“DNA test couldn’t identify the species”: Insights into seafood mislabeling and new EU traceability

Ocean Calls. Season 3. Episode 4.
Ocean Calls. Season 3. Episode 4. Copyright Euronews
Copyright Euronews
By Naira DavlashyanJeremy Wilks
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It may be the case that the fish on your plate isn't what it claims to be. Such fraud is thought to be widespread, and In this episode of Ocean Calls we're exploring transparency and traceability, asking what the EU is doing to make sure you get what you paid for.

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According to research conducted in 2015 by Oceana, a global advocacy organisation for ocean conservation, 30% of seafood served in Brussels restaurants doesn’t correspond to the species ordered by unwitting consumers.

“We even had one sample where we couldn't identify what species it was,” Vanya Vulperhorst, Oceana’s Europe Campaign Director in this episode of Ocean Calls said.

“I wasn’t the person who ate it,” she added, sounding relieved.

To establish the scope of mislabelling, the scientists took almost 300 DNA samples from different restaurants in the Belgian capital - including those situated at the European Parliament and the European Commission.

“It showed how difficult it is to know what you're eating if the product has been fried or if it has been processed,” Vulperhorst stressed.

Another more recent study conducted in 2021 showed that despite regulations, 38% of European seafood is mislabelled, and restaurants and shops are selling a much cheaper option as an overpriced treat.

Francois Mosnier, head of the Ocean Programme at Planet Tracker and the second guest of our episode, highlighted that canned tuna is one of the most mislabelled products on the market.

“There are 15 'species' of tuna. Some of them are super expensive... some are quite cheap. Some might not even be tuna at all,” he explained.

The EU data shows that tuna is the most consumed fish in the region. In 2019, an average European consumed 3.10 kg of tuna per year. Most of it was canned.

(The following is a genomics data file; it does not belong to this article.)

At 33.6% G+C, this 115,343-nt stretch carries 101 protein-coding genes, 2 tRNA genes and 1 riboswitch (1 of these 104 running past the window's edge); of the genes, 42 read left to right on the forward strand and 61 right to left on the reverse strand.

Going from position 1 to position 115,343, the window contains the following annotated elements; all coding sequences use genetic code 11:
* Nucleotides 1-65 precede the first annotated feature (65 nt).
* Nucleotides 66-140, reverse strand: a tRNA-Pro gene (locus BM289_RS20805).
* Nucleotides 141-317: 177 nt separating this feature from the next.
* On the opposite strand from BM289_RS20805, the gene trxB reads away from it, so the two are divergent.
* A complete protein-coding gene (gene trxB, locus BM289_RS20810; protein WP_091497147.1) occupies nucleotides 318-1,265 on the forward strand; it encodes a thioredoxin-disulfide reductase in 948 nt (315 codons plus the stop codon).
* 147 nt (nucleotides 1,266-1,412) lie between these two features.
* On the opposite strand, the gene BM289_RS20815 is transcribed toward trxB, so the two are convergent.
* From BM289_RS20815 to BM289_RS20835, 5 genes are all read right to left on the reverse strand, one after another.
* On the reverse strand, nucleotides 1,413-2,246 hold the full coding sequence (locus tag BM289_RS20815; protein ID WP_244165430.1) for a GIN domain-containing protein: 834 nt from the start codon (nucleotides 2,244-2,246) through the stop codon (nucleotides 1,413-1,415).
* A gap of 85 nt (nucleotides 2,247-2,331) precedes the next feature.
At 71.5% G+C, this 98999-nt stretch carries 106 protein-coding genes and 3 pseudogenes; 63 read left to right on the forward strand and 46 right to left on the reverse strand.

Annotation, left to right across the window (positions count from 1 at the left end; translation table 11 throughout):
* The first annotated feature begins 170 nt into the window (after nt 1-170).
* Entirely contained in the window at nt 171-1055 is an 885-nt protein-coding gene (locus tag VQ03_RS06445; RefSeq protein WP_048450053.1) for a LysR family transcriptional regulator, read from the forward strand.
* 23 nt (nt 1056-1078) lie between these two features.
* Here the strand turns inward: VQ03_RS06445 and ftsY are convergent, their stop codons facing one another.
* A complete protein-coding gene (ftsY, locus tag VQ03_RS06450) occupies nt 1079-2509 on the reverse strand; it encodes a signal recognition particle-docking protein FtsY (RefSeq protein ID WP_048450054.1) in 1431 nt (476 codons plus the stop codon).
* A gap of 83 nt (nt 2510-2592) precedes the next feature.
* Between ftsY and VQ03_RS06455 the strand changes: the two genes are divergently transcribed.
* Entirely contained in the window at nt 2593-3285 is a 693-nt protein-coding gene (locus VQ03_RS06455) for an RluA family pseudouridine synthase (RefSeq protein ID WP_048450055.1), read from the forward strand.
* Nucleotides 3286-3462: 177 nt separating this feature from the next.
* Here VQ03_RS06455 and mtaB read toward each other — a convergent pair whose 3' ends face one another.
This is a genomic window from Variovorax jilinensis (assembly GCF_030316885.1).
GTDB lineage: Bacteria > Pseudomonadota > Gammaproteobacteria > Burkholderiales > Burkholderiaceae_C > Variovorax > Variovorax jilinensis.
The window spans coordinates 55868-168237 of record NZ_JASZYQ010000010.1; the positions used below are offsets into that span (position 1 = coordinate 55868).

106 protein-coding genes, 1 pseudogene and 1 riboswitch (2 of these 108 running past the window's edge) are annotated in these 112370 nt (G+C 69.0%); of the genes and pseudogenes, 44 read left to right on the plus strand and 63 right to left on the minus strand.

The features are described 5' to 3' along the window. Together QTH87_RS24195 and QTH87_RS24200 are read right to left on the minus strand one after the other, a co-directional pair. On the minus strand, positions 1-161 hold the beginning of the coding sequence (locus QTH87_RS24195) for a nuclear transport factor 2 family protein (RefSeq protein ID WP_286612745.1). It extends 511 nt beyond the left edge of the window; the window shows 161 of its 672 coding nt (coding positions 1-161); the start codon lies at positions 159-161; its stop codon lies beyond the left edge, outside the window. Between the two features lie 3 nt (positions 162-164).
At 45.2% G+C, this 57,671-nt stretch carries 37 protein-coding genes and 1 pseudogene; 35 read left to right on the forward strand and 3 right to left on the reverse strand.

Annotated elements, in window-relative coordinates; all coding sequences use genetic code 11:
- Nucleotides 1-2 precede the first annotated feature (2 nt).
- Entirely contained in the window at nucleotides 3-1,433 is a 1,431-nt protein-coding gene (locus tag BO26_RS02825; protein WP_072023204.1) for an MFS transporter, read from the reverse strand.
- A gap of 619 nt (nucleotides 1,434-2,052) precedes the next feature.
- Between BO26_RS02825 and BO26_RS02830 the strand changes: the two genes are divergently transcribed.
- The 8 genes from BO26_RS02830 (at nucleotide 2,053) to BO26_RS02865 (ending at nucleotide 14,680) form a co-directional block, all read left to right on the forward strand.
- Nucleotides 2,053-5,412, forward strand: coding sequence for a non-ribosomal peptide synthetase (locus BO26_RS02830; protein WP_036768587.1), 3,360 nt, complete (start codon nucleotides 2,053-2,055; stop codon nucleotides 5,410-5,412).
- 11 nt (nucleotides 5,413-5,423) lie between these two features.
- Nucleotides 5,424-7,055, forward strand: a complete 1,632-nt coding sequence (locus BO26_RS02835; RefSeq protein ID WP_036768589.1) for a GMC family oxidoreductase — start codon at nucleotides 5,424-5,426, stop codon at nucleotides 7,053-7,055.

“It's really easy to say, here is tuna, whatever. But we don't say ‘mammal’ when we're about to buy, you know, chicken”, he added.

Traceability is a win-win situation for all

Planet Tracker is a non-profit consultancy that helps businesses, like the French retail giant Carrefour, achieve sustainable goals. In order to perform this task, the NGO analyses different sets of data, including focusing on the supply chain and financial areas.

“We could see what a corporation like Carrefour has in terms of information about their own supply chain… and the truth is not much,” Mosnier said.

To find out what any given seafood really is, experts from Planet Tracker connect various pieces of information together.

“For instance, if something says ‘tuna’ and it's in a can, if it comes from one specific part of the Pacific Ocean and if it's caught by a specific type of fishing gear, it's very likely to be skipjack tuna (the smallest and one of the most abundant tuna species)”, Mosnier explained.

By analysing this information, Planet Tracker has made surprising discoveries, including the fact that Carrefour was making lower margins on overfished species compared to the ones with good stock health.

“Perhaps it is the expectation of the retailers that consumers do want cod (which is overfished) and not an equivalent whitefish, even though quite frankly… I would not notice the difference”, Mosnier speculated.

Planet Tracker’s discoveries, then, can help retailers rethink both their offer and price policies to improve sustainability and profitability.

“And that can benefit the consumer as well, right? Because then you can change your price,” Mosnier added.

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New EU rules bring hope

With 70% of the seafood imported and most catches happening outside the EU waters, the current seafood supply chain is hard to trace, Vulperhorst admitted. Positive changes, though, are still happening.

After five years of negotiations, in January 2024, the European Union adopted new traceability measures for seafood. One particular change is the requirement to provide all the import documents in digital form starting from 2026.

“This information is now on paper,” said Vulperhorst, explaining that it can sometimes be lost or damaged.

“[The new law] allows member states to know more or less what's coming in and for control authorities to be able to exchange information,” she added.

While the new law brings hope, Mosnier warns that the information can still get lost in the supply chain and not be provided to the consumer.

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“Traceability is about gathering information… about a specific product. Transparency is about what you choose to do with that information. How much of it do you choose to disclose,” he said.

If you want to learn more about the new European regulations concerning traceability, listen to the full episode of Ocean Calls in the player above.

In this episode of Ocean Calls, we're embarking on an eye-opening journey to explore the origins of the seafood on our plates. We will also learn about the new EU regulations recently put in place to improve seafood traceability, and what remains to be done.

At the end of the episode, you’ll learn about mind-blowing pole and line tuna fishing in Indonesia and get a couple of tips for cooking fresh fish from Dutch chef Bart Van Olphen.

Ocean Calls is produced in partnership with the European Commission’s Directorate-General for Maritime Affairs and Fisheries.

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Journalist • Naira Davlashyan

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